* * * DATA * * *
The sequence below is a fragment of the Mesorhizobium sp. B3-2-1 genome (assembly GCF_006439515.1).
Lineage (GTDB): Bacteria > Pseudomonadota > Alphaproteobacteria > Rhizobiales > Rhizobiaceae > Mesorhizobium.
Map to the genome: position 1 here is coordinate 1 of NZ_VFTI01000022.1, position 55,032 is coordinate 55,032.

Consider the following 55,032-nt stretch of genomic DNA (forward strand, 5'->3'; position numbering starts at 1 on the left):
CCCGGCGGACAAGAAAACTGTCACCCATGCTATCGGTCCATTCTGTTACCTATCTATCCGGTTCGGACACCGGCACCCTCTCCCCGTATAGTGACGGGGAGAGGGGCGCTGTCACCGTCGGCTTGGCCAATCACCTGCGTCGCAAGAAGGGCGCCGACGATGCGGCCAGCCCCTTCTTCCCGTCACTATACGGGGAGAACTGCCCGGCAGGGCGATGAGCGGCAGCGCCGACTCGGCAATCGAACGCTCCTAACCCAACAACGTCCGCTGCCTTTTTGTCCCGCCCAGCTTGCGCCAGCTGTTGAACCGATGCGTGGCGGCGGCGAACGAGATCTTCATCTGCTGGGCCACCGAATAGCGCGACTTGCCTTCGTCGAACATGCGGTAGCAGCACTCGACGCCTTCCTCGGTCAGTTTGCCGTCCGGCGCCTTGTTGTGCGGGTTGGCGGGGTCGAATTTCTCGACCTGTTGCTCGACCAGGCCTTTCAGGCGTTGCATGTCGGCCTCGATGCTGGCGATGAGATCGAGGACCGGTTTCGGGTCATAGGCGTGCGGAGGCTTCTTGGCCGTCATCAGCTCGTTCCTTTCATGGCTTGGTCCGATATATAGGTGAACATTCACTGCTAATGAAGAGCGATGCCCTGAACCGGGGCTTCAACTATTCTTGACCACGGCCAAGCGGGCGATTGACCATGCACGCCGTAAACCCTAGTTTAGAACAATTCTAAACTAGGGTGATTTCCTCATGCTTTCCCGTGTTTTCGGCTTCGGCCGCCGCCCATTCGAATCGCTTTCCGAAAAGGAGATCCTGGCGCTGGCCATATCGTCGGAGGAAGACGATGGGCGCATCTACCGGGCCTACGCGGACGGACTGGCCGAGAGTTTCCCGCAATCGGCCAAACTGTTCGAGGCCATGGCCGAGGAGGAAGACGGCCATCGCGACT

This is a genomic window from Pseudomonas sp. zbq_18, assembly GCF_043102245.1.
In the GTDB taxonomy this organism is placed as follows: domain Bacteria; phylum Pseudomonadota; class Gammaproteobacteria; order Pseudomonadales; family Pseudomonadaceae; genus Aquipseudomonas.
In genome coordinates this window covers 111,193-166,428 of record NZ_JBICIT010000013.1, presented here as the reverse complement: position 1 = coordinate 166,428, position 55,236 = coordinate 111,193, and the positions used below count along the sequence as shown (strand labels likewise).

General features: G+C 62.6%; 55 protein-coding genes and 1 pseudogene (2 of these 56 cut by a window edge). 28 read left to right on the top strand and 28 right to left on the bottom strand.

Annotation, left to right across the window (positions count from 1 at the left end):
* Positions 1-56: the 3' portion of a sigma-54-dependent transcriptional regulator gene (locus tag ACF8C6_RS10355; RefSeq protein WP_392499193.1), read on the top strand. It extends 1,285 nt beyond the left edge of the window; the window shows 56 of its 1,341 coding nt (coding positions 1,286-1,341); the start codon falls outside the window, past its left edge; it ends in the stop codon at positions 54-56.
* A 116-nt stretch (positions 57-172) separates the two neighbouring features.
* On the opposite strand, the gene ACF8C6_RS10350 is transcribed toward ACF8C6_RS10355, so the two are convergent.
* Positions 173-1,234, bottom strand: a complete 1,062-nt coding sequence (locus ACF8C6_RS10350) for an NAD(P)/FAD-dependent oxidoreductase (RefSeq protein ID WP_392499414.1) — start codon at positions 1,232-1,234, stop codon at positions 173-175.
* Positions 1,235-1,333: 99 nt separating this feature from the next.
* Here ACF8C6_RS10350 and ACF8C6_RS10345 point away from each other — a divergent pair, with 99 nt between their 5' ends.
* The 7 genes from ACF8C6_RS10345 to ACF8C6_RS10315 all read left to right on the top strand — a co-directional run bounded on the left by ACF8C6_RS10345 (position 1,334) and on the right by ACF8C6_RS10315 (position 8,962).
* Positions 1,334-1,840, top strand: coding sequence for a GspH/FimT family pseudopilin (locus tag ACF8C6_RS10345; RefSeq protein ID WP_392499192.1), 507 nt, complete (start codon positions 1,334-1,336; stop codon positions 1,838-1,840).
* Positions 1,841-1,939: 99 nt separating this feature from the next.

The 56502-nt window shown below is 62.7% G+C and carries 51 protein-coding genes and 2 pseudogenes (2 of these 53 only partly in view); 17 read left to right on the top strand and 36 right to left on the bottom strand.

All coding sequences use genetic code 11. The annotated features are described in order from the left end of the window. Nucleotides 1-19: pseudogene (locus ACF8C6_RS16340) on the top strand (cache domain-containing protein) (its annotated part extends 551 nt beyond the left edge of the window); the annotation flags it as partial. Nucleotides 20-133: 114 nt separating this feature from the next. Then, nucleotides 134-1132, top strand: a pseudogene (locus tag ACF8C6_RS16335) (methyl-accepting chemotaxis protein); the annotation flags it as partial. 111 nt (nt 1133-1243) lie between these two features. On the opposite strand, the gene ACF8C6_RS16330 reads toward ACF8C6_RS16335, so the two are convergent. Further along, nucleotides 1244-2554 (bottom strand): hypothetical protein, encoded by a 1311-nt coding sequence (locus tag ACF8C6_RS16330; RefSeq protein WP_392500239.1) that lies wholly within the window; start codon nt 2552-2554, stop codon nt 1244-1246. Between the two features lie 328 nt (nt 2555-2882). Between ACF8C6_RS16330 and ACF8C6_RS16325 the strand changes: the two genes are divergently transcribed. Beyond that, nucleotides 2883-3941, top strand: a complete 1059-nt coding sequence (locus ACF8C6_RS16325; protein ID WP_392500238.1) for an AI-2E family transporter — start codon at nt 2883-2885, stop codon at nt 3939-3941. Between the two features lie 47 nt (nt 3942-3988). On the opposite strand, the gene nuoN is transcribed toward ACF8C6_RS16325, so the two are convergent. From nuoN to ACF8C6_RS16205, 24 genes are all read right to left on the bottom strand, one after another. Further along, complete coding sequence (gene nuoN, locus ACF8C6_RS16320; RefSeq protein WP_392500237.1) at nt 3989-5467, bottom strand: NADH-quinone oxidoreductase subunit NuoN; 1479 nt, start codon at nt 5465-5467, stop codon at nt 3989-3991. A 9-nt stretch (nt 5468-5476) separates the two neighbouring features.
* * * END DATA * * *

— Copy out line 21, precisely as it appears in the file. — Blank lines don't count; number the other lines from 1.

All coding sequences use genetic code 11. The annotated features are described in order from the left end of the window. Nucleotides 1-19: pseudogene (locus ACF8C6_RS16340) on the top strand (cache domain-containing protein) (its annotated part extends 551 nt beyond the left edge of the window); the annotation flags it as partial. Nucleotides 20-133: 114 nt separating this feature from the next. Then, nucleotides 134-1132, top strand: a pseudogene (locus tag ACF8C6_RS16335) (methyl-accepting chemotaxis protein); the annotation flags it as partial. 111 nt (nt 1133-1243) lie between these two features. On the opposite strand, the gene ACF8C6_RS16330 reads toward ACF8C6_RS16335, so the two are convergent. Further along, nucleotides 1244-2554 (bottom strand): hypothetical protein, encoded by a 1311-nt coding sequence (locus tag ACF8C6_RS16330; RefSeq protein WP_392500239.1) that lies wholly within the window; start codon nt 2552-2554, stop codon nt 1244-1246. Between the two features lie 328 nt (nt 2555-2882). Between ACF8C6_RS16330 and ACF8C6_RS16325 the strand changes: the two genes are divergently transcribed. Beyond that, nucleotides 2883-3941, top strand: a complete 1059-nt coding sequence (locus ACF8C6_RS16325; protein ID WP_392500238.1) for an AI-2E family transporter — start codon at nt 2883-2885, stop codon at nt 3939-3941. Between the two features lie 47 nt (nt 3942-3988). On the opposite strand, the gene nuoN is transcribed toward ACF8C6_RS16325, so the two are convergent. From nuoN to ACF8C6_RS16205, 24 genes are all read right to left on the bottom strand, one after another. Further along, complete coding sequence (gene nuoN, locus ACF8C6_RS16320; RefSeq protein WP_392500237.1) at nt 3989-5467, bottom strand: NADH-quinone oxidoreductase subunit NuoN; 1479 nt, start codon at nt 5465-5467, stop codon at nt 3989-3991. A 9-nt stretch (nt 5468-5476) separates the two neighbouring features.